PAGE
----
On March 20, 2023, I got a call telling me that my dear friend Kim “Casper” Williamson was shot and killed. I met Casper in the early ’90s after my family moved to Woodlawn from Hyde Park. At first, I couldn’t process his death. I’d like to think it was my body protecting me.
As I sat at Casper’s funeral, listening to his daughter speak, I realized he had successfully positioned his family to not need anything financially. That aspect of Casper’s death reminded me of a death in my own family and the financial and emotional toll it took. I thought I’d let down my neighbors in Woodlawn by not helping them plan for a better financial future — especially because I travel the country speaking at seminars about financial literacy and closing the wealth gap. What more, I thought, could I have done for the neighborhood I left?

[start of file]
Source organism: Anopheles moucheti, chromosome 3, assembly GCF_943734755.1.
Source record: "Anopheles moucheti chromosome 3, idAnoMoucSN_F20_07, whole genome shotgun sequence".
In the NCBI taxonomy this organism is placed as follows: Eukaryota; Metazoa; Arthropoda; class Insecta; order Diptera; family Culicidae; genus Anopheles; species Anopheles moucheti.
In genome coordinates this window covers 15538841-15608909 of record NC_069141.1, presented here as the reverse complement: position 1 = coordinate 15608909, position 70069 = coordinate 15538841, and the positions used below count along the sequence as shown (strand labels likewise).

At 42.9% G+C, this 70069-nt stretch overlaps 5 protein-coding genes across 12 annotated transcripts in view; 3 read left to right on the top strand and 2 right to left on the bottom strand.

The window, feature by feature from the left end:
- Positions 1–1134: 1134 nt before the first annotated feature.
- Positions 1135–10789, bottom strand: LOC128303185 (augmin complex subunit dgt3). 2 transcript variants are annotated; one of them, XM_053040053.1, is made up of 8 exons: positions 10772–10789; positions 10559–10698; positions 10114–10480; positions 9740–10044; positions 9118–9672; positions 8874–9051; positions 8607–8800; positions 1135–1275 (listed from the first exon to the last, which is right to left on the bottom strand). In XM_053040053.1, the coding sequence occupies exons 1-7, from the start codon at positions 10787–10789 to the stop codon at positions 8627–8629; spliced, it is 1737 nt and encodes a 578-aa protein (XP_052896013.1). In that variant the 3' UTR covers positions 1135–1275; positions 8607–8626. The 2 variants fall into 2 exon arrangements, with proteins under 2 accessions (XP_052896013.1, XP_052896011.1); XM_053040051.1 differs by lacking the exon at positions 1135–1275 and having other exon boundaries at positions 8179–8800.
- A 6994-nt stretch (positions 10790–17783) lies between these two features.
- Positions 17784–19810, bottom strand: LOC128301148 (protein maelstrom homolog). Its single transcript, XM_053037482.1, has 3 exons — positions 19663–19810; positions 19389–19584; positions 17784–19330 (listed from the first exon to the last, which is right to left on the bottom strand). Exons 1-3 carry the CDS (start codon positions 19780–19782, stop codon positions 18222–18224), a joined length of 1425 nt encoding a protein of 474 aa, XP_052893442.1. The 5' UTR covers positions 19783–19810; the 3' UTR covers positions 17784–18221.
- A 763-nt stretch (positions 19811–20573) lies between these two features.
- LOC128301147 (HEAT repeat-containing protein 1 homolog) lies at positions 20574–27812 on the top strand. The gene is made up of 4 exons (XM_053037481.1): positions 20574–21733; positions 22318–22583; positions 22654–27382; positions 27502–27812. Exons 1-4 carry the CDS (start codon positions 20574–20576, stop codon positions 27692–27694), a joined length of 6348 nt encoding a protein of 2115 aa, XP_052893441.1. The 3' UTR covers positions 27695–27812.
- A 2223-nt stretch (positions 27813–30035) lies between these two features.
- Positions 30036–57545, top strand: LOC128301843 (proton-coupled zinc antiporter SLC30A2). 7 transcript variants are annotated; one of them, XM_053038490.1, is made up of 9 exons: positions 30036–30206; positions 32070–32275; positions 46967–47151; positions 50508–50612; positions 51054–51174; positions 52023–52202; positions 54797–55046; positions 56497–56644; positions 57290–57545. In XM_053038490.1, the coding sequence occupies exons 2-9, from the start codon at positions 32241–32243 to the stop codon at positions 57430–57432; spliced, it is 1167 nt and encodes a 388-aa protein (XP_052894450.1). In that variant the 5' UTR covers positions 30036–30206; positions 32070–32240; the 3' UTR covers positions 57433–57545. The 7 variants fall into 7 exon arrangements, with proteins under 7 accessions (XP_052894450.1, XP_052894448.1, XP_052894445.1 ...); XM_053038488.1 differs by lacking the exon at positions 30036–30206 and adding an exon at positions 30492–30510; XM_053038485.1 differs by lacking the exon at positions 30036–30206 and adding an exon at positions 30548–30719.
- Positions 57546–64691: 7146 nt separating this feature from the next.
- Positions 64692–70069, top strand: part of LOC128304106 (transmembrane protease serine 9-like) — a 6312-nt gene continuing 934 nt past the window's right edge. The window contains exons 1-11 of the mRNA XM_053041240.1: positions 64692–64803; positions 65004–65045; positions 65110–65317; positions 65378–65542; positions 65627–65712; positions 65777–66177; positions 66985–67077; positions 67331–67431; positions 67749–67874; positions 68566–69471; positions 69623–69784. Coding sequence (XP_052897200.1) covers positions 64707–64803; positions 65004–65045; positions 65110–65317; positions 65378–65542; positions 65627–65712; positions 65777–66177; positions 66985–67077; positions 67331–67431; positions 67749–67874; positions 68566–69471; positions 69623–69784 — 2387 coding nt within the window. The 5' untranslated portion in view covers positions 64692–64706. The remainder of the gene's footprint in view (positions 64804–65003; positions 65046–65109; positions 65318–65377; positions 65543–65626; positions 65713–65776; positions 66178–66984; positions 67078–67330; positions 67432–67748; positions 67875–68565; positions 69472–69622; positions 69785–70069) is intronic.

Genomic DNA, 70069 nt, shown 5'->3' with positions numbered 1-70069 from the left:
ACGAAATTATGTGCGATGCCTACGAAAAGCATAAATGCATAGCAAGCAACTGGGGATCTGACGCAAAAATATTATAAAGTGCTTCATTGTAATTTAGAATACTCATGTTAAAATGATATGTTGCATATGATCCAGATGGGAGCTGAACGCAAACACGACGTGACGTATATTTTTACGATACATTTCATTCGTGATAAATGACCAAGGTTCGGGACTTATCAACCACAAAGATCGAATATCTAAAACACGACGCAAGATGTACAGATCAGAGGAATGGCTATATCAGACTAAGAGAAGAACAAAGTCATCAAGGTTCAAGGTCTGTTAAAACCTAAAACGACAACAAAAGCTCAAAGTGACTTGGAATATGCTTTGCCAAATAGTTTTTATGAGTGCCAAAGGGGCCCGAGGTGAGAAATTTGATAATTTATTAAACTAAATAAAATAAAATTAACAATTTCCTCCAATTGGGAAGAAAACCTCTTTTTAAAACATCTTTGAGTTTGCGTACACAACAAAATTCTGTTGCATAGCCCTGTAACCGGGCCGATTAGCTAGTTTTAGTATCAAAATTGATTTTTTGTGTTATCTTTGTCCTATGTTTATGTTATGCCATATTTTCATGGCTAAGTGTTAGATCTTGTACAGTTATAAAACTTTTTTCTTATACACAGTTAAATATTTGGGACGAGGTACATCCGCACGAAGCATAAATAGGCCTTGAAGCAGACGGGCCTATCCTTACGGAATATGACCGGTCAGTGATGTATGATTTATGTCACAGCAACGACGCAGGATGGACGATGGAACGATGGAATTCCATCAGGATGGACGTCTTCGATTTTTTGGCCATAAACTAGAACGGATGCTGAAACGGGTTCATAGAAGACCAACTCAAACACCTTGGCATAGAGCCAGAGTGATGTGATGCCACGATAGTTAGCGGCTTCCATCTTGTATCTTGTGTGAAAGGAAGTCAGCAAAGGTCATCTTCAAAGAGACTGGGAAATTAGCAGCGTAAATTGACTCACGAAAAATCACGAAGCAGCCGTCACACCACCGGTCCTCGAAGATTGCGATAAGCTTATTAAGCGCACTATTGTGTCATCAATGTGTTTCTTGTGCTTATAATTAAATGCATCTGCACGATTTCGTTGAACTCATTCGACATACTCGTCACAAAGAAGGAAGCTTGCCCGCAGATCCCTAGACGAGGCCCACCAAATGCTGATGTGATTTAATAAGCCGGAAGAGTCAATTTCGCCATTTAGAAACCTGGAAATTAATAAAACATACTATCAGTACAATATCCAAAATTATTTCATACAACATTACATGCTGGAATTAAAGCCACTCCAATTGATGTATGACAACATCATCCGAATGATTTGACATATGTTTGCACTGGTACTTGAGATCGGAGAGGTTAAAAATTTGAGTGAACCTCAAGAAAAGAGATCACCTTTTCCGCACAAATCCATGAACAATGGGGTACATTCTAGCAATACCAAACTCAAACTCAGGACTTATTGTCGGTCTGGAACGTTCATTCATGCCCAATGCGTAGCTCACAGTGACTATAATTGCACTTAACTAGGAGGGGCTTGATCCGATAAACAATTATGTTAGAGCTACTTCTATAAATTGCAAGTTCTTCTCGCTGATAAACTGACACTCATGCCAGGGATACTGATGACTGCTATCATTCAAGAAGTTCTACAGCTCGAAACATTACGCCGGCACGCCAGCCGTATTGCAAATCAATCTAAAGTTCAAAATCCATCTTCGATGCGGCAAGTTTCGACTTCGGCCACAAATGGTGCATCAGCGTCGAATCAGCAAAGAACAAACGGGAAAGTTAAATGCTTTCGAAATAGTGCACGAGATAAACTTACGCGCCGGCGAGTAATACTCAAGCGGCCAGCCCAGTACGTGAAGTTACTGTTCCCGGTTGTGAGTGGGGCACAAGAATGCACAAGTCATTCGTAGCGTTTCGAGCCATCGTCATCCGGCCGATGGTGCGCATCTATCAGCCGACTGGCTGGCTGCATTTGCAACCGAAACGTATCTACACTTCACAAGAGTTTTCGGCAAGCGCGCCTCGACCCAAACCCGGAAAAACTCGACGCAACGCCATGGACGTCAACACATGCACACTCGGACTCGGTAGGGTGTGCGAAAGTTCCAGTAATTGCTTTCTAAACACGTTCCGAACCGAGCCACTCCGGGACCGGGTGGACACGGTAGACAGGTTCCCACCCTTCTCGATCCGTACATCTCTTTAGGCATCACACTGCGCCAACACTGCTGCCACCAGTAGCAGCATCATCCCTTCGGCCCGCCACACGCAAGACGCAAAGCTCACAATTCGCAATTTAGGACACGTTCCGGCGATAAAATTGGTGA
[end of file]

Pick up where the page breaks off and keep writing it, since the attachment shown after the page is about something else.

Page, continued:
I grew up in Chicago’s Hyde Park neighborhood at a time when you could send your child outside to play and know they would come back home safely. The beach along Lake Shore Drive was my backyard. My friends and I regularly went to the Museum of Science and Industry and Harpers Court Movie Theatres. We dined at Thai Siam, Giordanos, and El Lugar. Having multiple parks to choose from was a luxury. We would build clubhouses in the alleys because they were clean. The neighborhood was vibrant, multicultural, and rich with history, architecture, and design. Our neighbors were artists, historians, bankers, activists, doctors, students, and even included Harold Washington, the former mayor of Chicago. Hyde Park had many two-parent homes where the fathers worked and the mothers stayed home. My neighbors were usually in a rush. I thought it was because they had somewhere to be in life.